The New Naturalists group, a 67-year-old series of British natural history books comprised of more than 100 volumes. For decades, the married artist/illustrator duo Clifford and Rosemary Ellis did all of the cover art. (They're represented in MoMA, btw.) But eventually, when Clifford died in the 1980s, printmaker/wildlife artist Robert Gilmore was tapped by the publisher, Collins, to continue the project. With interest in the covers still strong, Collins even sells doppelganger replacement book jackets. Just know these new reproductions don't have the matte finish of a great mid-century cover; they've purposely been laminated, explains the publisher, to be clearly distinguishable from the vintage jackets and to hold up to daily use.
[Qian Xuan (Chinese, ca. 1235–before 1307). Wang Xizhi Watching Geese (detail). China, Yuan dynasty (1271–1368), ca. 1295. Handscroll; ink, color, and gold on paper; 9 1/8 x 36 1/2 in. (23.2 x 92.7 cm); Overall with mounting: 11 x 418 13/16 in. (27.9 x 1063.8 cm). The Metropolitan Museum of Art, New York, Ex coll.: C. C. Wang Family, Gift of The Dillon Fund, 1973 (1973.120.6)]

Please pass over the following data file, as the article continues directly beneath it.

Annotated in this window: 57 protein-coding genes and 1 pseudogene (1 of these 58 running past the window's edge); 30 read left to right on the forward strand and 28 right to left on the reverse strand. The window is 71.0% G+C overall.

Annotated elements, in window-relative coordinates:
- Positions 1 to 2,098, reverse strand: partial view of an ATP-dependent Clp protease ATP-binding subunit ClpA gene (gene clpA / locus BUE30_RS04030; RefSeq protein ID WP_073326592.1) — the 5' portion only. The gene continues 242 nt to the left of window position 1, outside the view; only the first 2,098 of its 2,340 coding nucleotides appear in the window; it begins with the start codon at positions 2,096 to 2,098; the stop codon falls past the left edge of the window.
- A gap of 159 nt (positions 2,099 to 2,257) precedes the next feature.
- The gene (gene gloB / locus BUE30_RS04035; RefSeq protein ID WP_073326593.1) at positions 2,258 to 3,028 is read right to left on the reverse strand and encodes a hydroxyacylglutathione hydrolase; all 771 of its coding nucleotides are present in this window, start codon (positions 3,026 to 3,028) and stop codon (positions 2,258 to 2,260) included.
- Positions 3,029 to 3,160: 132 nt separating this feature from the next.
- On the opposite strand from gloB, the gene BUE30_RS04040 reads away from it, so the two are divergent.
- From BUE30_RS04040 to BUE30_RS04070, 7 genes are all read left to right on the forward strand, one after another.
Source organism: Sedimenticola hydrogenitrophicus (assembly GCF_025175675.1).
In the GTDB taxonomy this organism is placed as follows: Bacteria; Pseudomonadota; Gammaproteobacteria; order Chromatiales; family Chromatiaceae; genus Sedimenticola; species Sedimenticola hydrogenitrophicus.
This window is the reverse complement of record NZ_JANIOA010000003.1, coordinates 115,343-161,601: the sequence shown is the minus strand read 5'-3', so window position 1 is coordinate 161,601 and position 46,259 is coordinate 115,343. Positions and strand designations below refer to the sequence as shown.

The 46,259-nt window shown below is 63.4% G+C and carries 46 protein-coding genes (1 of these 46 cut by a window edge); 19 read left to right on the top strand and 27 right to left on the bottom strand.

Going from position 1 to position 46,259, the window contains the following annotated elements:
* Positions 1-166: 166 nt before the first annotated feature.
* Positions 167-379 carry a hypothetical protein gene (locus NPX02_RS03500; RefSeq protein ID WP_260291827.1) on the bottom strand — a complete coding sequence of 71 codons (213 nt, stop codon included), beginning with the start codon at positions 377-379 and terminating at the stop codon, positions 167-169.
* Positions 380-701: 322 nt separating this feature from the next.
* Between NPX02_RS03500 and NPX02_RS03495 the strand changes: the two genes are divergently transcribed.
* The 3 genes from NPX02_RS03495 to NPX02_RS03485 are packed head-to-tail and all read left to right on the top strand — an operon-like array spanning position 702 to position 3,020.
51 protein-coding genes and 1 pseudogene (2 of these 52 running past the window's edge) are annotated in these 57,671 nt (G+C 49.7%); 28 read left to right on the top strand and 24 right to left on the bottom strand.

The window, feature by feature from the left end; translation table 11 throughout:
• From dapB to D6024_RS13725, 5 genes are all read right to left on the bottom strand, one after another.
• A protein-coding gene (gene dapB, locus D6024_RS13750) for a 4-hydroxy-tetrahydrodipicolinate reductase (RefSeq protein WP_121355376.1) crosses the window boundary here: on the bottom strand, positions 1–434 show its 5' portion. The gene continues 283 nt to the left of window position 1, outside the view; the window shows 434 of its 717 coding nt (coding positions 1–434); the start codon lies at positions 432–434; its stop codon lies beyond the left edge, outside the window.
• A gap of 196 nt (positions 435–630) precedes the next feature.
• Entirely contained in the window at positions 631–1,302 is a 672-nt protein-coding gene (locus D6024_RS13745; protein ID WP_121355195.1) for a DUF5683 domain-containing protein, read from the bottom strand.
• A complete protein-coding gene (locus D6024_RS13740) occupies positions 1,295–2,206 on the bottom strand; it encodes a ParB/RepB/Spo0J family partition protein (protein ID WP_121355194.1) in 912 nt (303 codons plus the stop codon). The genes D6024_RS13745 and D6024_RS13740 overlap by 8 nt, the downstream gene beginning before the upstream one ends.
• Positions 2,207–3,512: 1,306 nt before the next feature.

When it comes to book-related gatherings, the Chinese have historically preferred to host them outside. A soon-to-open exhibition, The Met's Chinese Gardens: Pavilions, Studios, Retreats, looks at 1,000 years of garden arts -- portraits of gardens as well as paintings, ceramics and textiles inspired by that passion for nature. Included will be 60 paintings from the Museum's own collection along with metalwork, lacquerware, other decorative arts and contemporary photographs. And to really help visitors do some mental traveling, the show will be installed in eight galleries encircling The Astor Court, a Chinese garden based on a 17th-century scholars’ courtyard.
Also of interest: The Gatsby Cover.